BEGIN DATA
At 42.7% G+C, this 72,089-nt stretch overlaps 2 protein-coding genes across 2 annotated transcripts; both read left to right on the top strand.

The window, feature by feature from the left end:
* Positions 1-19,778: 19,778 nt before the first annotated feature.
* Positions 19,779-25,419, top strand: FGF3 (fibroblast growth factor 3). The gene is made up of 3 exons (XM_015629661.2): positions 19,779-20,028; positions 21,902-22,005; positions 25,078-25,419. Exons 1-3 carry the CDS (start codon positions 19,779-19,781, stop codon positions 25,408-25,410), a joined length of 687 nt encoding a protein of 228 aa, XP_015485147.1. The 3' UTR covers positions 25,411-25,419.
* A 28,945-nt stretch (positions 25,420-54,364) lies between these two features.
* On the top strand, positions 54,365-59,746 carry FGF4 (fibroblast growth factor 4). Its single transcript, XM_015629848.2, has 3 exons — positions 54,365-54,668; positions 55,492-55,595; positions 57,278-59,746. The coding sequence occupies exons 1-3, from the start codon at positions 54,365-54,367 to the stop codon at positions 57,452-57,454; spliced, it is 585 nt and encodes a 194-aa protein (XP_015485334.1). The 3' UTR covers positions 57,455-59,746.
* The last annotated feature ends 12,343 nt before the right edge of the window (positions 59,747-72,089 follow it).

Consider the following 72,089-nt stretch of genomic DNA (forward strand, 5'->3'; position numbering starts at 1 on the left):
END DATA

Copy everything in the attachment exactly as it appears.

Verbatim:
At 42.7% G+C, this 72,089-nt stretch overlaps 2 protein-coding genes across 2 annotated transcripts; both read left to right on the top strand.

The window, feature by feature from the left end:
* Positions 1-19,778: 19,778 nt before the first annotated feature.
* Positions 19,779-25,419, top strand: FGF3 (fibroblast growth factor 3). The gene is made up of 3 exons (XM_015629661.2): positions 19,779-20,028; positions 21,902-22,005; positions 25,078-25,419. Exons 1-3 carry the CDS (start codon positions 19,779-19,781, stop codon positions 25,408-25,410), a joined length of 687 nt encoding a protein of 228 aa, XP_015485147.1. The 3' UTR covers positions 25,411-25,419.
* A 28,945-nt stretch (positions 25,420-54,364) lies between these two features.
* On the top strand, positions 54,365-59,746 carry FGF4 (fibroblast growth factor 4). Its single transcript, XM_015629848.2, has 3 exons — positions 54,365-54,668; positions 55,492-55,595; positions 57,278-59,746. The coding sequence occupies exons 1-3, from the start codon at positions 54,365-54,367 to the stop codon at positions 57,452-57,454; spliced, it is 585 nt and encodes a 194-aa protein (XP_015485334.1). The 3' UTR covers positions 57,455-59,746.
* The last annotated feature ends 12,343 nt before the right edge of the window (positions 59,747-72,089 follow it).

Consider the following 72,089-nt stretch of genomic DNA (forward strand, 5'->3'; position numbering starts at 1 on the left):